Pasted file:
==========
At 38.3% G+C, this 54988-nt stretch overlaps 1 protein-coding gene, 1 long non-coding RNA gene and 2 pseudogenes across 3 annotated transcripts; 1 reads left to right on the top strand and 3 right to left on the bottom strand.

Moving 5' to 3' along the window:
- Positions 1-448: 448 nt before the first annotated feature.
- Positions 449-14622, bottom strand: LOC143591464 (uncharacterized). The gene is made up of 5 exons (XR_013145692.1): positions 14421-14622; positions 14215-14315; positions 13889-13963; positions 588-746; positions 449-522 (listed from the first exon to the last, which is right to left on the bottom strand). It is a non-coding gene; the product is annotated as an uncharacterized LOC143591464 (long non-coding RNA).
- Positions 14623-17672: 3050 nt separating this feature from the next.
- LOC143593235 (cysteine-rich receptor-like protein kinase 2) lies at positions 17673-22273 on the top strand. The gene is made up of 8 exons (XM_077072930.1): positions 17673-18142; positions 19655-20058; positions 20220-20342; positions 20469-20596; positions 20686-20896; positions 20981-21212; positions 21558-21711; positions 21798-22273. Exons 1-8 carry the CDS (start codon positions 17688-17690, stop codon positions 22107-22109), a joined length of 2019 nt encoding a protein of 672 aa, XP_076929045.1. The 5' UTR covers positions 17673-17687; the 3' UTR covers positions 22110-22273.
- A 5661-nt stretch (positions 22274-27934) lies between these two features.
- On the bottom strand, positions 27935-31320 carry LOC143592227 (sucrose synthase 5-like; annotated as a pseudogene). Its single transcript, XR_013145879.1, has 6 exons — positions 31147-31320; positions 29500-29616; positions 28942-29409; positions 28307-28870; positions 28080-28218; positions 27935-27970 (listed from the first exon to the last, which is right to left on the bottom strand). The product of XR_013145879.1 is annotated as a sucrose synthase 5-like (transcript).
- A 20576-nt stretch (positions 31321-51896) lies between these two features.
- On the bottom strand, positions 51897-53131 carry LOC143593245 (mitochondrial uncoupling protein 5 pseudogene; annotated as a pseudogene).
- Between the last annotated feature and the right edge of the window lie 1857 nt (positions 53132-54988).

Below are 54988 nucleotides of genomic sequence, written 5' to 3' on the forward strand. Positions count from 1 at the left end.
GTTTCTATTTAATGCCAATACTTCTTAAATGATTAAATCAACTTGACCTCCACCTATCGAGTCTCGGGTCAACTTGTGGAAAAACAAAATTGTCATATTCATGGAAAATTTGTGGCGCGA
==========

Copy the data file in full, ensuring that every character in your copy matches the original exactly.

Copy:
At 38.3% G+C, this 54988-nt stretch overlaps 1 protein-coding gene, 1 long non-coding RNA gene and 2 pseudogenes across 3 annotated transcripts; 1 reads left to right on the top strand and 3 right to left on the bottom strand.

Moving 5' to 3' along the window:
- Positions 1-448: 448 nt before the first annotated feature.
- Positions 449-14622, bottom strand: LOC143591464 (uncharacterized). The gene is made up of 5 exons (XR_013145692.1): positions 14421-14622; positions 14215-14315; positions 13889-13963; positions 588-746; positions 449-522 (listed from the first exon to the last, which is right to left on the bottom strand). It is a non-coding gene; the product is annotated as an uncharacterized LOC143591464 (long non-coding RNA).
- Positions 14623-17672: 3050 nt separating this feature from the next.
- LOC143593235 (cysteine-rich receptor-like protein kinase 2) lies at positions 17673-22273 on the top strand. The gene is made up of 8 exons (XM_077072930.1): positions 17673-18142; positions 19655-20058; positions 20220-20342; positions 20469-20596; positions 20686-20896; positions 20981-21212; positions 21558-21711; positions 21798-22273. Exons 1-8 carry the CDS (start codon positions 17688-17690, stop codon positions 22107-22109), a joined length of 2019 nt encoding a protein of 672 aa, XP_076929045.1. The 5' UTR covers positions 17673-17687; the 3' UTR covers positions 22110-22273.
- A 5661-nt stretch (positions 22274-27934) lies between these two features.
- On the bottom strand, positions 27935-31320 carry LOC143592227 (sucrose synthase 5-like; annotated as a pseudogene). Its single transcript, XR_013145879.1, has 6 exons — positions 31147-31320; positions 29500-29616; positions 28942-29409; positions 28307-28870; positions 28080-28218; positions 27935-27970 (listed from the first exon to the last, which is right to left on the bottom strand). The product of XR_013145879.1 is annotated as a sucrose synthase 5-like (transcript).
- A 20576-nt stretch (positions 31321-51896) lies between these two features.
- On the bottom strand, positions 51897-53131 carry LOC143593245 (mitochondrial uncoupling protein 5 pseudogene; annotated as a pseudogene).
- Between the last annotated feature and the right edge of the window lie 1857 nt (positions 53132-54988).

Below are 54988 nucleotides of genomic sequence, written 5' to 3' on the forward strand. Positions count from 1 at the left end.
GTTTCTATTTAATGCCAATACTTCTTAAATGATTAAATCAACTTGACCTCCACCTATCGAGTCTCGGGTCAACTTGTGGAAAAACAAAATTGTCATATTCATGGAAAATTTGTGGCGCGA